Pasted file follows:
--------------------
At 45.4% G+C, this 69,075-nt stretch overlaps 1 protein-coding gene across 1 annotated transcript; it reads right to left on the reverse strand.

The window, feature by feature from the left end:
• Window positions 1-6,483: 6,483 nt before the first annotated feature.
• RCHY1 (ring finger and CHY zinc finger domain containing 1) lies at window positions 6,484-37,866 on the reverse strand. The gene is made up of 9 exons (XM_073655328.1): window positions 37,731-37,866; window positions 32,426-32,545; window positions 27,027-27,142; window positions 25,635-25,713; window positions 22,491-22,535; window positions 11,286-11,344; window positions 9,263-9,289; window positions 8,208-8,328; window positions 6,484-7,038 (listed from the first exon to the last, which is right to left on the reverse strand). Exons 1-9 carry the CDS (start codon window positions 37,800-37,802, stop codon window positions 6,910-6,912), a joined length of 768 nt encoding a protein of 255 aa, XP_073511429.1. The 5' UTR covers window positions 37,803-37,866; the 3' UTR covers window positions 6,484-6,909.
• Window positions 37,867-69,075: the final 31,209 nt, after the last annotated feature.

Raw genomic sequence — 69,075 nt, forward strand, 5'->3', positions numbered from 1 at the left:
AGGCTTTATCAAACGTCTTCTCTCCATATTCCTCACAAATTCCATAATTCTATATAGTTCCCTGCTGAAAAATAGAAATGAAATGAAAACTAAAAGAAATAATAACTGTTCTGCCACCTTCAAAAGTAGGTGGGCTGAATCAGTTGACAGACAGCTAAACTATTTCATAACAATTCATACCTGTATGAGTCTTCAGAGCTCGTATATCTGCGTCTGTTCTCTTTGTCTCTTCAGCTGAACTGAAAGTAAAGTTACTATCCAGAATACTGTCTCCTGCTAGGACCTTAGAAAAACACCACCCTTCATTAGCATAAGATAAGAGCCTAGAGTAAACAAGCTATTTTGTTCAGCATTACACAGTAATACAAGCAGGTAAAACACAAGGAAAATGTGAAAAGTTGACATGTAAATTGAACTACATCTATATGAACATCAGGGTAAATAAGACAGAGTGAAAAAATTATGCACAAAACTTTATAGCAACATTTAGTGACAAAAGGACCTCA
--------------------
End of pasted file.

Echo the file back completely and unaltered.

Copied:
At 45.4% G+C, this 69,075-nt stretch overlaps 1 protein-coding gene across 1 annotated transcript; it reads right to left on the reverse strand.

The window, feature by feature from the left end:
• Window positions 1-6,483: 6,483 nt before the first annotated feature.
• RCHY1 (ring finger and CHY zinc finger domain containing 1) lies at window positions 6,484-37,866 on the reverse strand. The gene is made up of 9 exons (XM_073655328.1): window positions 37,731-37,866; window positions 32,426-32,545; window positions 27,027-27,142; window positions 25,635-25,713; window positions 22,491-22,535; window positions 11,286-11,344; window positions 9,263-9,289; window positions 8,208-8,328; window positions 6,484-7,038 (listed from the first exon to the last, which is right to left on the reverse strand). Exons 1-9 carry the CDS (start codon window positions 37,800-37,802, stop codon window positions 6,910-6,912), a joined length of 768 nt encoding a protein of 255 aa, XP_073511429.1. The 5' UTR covers window positions 37,803-37,866; the 3' UTR covers window positions 6,484-6,909.
• Window positions 37,867-69,075: the final 31,209 nt, after the last annotated feature.

Raw genomic sequence — 69,075 nt, forward strand, 5'->3', positions numbered from 1 at the left:
AGGCTTTATCAAACGTCTTCTCTCCATATTCCTCACAAATTCCATAATTCTATATAGTTCCCTGCTGAAAAATAGAAATGAAATGAAAACTAAAAGAAATAATAACTGTTCTGCCACCTTCAAAAGTAGGTGGGCTGAATCAGTTGACAGACAGCTAAACTATTTCATAACAATTCATACCTGTATGAGTCTTCAGAGCTCGTATATCTGCGTCTGTTCTCTTTGTCTCTTCAGCTGAACTGAAAGTAAAGTTACTATCCAGAATACTGTCTCCTGCTAGGACCTTAGAAAAACACCACCCTTCATTAGCATAAGATAAGAGCCTAGAGTAAACAAGCTATTTTGTTCAGCATTACACAGTAATACAAGCAGGTAAAACACAAGGAAAATGTGAAAAGTTGACATGTAAATTGAACTACATCTATATGAACATCAGGGTAAATAAGACAGAGTGAAAAAATTATGCACAAAACTTTATAGCAACATTTAGTGACAAAAGGACCTCA